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Reply #53: Black Seminole slave rebellion [View All]

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Brewman_Jax Donating Member (1000+ posts) Send PM | Profile | Ignore Wed Oct-11-06 11:09 AM
Response to Reply #51
53. Black Seminole slave rebellion
From 1835-1838 in Florida, the Black Seminoles, the African allies of Seminole Indians, led the largest slave rebellion in U.S. history. The uprising peaked in 1836 when hundreds of slaves fled their plantations to join the rebel forces in the Second Seminole War (1835-1842). At the heights of the revolt, at least 385 slaves fought alongside the black and Indian Seminole allies, helping them destroy more than twenty-one sugar plantations in central Florida, at the time one of the most highly developed agricultural regions in North America. Amazingly, one would hardly know any of this from the country's textbooks. For over 150 years, American scholars have failed to recognize the true size and scope of the 1835-1838 rebellion. Historians have focused on the Indian warriors of the Second Seminole War (1835-1842), with some attention to the maroon fighters (the Black Seminoles) but almost none to the plantation-slaves.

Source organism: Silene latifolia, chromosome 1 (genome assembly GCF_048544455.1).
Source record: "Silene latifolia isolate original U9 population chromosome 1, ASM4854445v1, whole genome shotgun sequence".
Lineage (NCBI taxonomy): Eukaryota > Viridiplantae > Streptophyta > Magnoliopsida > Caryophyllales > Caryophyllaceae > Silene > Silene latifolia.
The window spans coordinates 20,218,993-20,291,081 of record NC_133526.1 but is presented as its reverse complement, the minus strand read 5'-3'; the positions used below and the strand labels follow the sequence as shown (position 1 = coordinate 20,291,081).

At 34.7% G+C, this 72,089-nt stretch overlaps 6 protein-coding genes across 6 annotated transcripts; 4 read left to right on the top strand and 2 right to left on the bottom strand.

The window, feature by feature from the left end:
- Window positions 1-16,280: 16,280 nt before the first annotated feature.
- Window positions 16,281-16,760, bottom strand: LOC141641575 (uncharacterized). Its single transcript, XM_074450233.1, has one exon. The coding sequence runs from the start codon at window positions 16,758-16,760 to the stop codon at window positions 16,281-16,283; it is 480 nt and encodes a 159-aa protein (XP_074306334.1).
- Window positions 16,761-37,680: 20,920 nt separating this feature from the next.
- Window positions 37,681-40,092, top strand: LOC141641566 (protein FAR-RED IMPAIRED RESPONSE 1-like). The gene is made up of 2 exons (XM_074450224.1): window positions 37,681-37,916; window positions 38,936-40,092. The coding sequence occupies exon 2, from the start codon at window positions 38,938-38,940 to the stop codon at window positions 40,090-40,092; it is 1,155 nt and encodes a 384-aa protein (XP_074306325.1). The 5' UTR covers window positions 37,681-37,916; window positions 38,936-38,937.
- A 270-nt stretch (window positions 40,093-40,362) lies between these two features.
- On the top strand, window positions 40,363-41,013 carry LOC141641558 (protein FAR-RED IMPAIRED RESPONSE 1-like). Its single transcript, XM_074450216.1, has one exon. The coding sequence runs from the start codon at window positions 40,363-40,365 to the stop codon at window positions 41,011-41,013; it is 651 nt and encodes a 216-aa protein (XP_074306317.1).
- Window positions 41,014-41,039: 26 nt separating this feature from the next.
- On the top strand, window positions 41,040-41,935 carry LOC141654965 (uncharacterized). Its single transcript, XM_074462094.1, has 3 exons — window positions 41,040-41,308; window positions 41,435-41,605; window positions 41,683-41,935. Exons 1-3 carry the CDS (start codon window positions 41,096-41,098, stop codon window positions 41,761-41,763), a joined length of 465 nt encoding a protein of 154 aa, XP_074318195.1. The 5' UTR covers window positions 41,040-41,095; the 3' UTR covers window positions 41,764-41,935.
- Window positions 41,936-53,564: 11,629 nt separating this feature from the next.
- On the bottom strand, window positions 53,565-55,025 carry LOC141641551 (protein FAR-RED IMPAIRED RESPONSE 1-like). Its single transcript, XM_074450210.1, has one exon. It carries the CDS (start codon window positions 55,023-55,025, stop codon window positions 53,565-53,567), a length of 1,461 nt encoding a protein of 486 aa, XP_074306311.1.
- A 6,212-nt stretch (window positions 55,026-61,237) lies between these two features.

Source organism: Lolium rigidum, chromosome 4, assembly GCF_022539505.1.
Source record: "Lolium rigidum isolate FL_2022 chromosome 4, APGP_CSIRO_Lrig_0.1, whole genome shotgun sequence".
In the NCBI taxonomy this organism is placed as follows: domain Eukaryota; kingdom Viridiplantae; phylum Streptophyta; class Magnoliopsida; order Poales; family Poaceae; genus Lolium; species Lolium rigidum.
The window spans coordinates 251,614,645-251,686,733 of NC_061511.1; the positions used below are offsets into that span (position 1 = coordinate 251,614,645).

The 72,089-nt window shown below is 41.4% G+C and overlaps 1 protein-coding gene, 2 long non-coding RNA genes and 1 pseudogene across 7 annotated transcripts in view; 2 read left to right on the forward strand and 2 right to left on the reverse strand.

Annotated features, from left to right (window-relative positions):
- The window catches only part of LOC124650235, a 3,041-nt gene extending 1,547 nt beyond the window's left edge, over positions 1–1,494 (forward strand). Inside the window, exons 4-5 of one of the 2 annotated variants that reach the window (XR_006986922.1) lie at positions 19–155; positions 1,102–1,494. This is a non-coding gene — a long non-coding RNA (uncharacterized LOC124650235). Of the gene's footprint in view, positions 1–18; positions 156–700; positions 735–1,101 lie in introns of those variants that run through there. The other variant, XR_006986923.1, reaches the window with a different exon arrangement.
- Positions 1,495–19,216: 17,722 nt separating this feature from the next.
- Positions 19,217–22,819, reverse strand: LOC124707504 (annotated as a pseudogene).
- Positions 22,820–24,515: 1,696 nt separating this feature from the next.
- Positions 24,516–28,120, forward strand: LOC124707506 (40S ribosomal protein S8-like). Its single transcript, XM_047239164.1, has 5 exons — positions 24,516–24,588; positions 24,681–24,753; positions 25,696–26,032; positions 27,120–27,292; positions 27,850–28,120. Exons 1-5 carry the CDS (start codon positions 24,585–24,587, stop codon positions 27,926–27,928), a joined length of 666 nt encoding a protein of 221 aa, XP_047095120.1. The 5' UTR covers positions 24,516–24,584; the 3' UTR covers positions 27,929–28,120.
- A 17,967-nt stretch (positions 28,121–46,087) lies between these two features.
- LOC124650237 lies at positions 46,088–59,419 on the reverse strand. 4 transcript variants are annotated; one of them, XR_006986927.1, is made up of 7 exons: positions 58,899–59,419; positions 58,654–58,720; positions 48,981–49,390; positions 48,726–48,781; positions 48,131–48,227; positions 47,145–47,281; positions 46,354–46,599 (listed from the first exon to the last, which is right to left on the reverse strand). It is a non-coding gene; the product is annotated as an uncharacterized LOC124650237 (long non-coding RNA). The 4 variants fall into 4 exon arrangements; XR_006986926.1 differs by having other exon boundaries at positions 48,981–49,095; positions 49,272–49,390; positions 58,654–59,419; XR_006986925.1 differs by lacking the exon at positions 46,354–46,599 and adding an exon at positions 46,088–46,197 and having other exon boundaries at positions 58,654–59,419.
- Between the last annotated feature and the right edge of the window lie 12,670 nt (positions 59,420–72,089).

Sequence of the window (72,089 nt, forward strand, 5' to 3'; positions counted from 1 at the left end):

The omission fits a general pattern in American history. In a trend dating back to the country's earliest national histories, scholars have tended to downplay all incidence of slave resistance. Contemporary scholars may believe that they have overcome this legacy, and yet their failure to identify the country's largest slave revolt speaks to the contrary.

Why did America forget this rebellion?

The Black Seminole slave rebellion was not only the largest in U.S. history, it was also the only one that was even partially successful. During the Second Seminole War the U.S. Army could never conclusively defeat the black rebels in Florida. After three years of fighting, the army chose to grant freedom to the holdouts in exchange for surrender -- the only emancipation of rebellious African Americans prior to the U.S. Civil War.

It might not matter much that the country forgot a slave rebellion, but why the largest? And why the only one that was partially successful?

Certainly in the 1800s, it was never in the political interests of the white South to admit defeat at the hands of black rebels. But how did the censorship of the nineteenth-century become the amnesia of the twentieth? It remains something of a mystery how the country's largest slave rebellion has remained unrecognized for so many years even by the country's leading scholars of African American studies.


P.S. I removed the footnotes for ease of copying. The complete text is at http://www.johnhorse.com/black-seminoles/black-seminole...


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